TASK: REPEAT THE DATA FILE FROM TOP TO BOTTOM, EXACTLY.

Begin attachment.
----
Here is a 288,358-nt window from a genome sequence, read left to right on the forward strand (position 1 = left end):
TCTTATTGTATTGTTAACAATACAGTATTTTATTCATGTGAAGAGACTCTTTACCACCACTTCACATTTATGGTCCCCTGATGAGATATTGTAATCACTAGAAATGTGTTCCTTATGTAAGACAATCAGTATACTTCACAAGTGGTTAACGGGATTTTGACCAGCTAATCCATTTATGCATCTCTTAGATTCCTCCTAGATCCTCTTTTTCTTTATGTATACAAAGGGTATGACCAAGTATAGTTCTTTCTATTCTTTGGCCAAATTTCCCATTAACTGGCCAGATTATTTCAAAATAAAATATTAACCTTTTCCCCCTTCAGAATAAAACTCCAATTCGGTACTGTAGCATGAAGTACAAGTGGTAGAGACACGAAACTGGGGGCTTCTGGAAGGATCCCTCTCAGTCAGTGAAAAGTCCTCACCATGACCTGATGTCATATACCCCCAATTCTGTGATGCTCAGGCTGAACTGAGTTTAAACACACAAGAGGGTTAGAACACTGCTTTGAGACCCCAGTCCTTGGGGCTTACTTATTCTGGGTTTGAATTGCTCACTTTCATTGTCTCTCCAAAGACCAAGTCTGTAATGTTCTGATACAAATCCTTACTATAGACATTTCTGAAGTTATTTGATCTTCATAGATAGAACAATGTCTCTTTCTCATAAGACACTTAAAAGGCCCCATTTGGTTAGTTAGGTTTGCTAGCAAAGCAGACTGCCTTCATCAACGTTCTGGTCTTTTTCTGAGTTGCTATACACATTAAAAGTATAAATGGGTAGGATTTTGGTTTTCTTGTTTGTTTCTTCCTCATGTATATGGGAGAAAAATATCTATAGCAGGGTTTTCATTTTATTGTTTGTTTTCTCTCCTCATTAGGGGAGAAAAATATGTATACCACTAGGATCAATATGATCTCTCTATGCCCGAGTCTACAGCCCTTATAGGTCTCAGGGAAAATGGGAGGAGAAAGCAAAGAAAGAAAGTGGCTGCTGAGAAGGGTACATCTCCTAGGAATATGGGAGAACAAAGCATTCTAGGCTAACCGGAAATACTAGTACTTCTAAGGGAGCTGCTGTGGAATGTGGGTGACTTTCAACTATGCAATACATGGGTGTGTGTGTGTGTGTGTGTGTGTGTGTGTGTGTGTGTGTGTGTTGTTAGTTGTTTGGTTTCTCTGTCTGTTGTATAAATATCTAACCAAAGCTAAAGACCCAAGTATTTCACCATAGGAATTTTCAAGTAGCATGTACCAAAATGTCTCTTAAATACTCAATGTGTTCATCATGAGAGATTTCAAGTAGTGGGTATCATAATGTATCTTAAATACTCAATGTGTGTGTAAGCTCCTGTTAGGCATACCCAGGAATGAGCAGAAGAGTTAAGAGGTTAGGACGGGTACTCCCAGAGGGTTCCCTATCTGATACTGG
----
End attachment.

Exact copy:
Here is a 288,358-nt window from a genome sequence, read left to right on the forward strand (position 1 = left end):
TCTTATTGTATTGTTAACAATACAGTATTTTATTCATGTGAAGAGACTCTTTACCACCACTTCACATTTATGGTCCCCTGATGAGATATTGTAATCACTAGAAATGTGTTCCTTATGTAAGACAATCAGTATACTTCACAAGTGGTTAACGGGATTTTGACCAGCTAATCCATTTATGCATCTCTTAGATTCCTCCTAGATCCTCTTTTTCTTTATGTATACAAAGGGTATGACCAAGTATAGTTCTTTCTATTCTTTGGCCAAATTTCCCATTAACTGGCCAGATTATTTCAAAATAAAATATTAACCTTTTCCCCCTTCAGAATAAAACTCCAATTCGGTACTGTAGCATGAAGTACAAGTGGTAGAGACACGAAACTGGGGGCTTCTGGAAGGATCCCTCTCAGTCAGTGAAAAGTCCTCACCATGACCTGATGTCATATACCCCCAATTCTGTGATGCTCAGGCTGAACTGAGTTTAAACACACAAGAGGGTTAGAACACTGCTTTGAGACCCCAGTCCTTGGGGCTTACTTATTCTGGGTTTGAATTGCTCACTTTCATTGTCTCTCCAAAGACCAAGTCTGTAATGTTCTGATACAAATCCTTACTATAGACATTTCTGAAGTTATTTGATCTTCATAGATAGAACAATGTCTCTTTCTCATAAGACACTTAAAAGGCCCCATTTGGTTAGTTAGGTTTGCTAGCAAAGCAGACTGCCTTCATCAACGTTCTGGTCTTTTTCTGAGTTGCTATACACATTAAAAGTATAAATGGGTAGGATTTTGGTTTTCTTGTTTGTTTCTTCCTCATGTATATGGGAGAAAAATATCTATAGCAGGGTTTTCATTTTATTGTTTGTTTTCTCTCCTCATTAGGGGAGAAAAATATGTATACCACTAGGATCAATATGATCTCTCTATGCCCGAGTCTACAGCCCTTATAGGTCTCAGGGAAAATGGGAGGAGAAAGCAAAGAAAGAAAGTGGCTGCTGAGAAGGGTACATCTCCTAGGAATATGGGAGAACAAAGCATTCTAGGCTAACCGGAAATACTAGTACTTCTAAGGGAGCTGCTGTGGAATGTGGGTGACTTTCAACTATGCAATACATGGGTGTGTGTGTGTGTGTGTGTGTGTGTGTGTGTGTGTGTGTGTGTTGTTAGTTGTTTGGTTTCTCTGTCTGTTGTATAAATATCTAACCAAAGCTAAAGACCCAAGTATTTCACCATAGGAATTTTCAAGTAGCATGTACCAAAATGTCTCTTAAATACTCAATGTGTTCATCATGAGAGATTTCAAGTAGTGGGTATCATAATGTATCTTAAATACTCAATGTGTGTGTAAGCTCCTGTTAGGCATACCCAGGAATGAGCAGAAGAGTTAAGAGGTTAGGACGGGTACTCCCAGAGGGTTCCCTATCTGATACTGG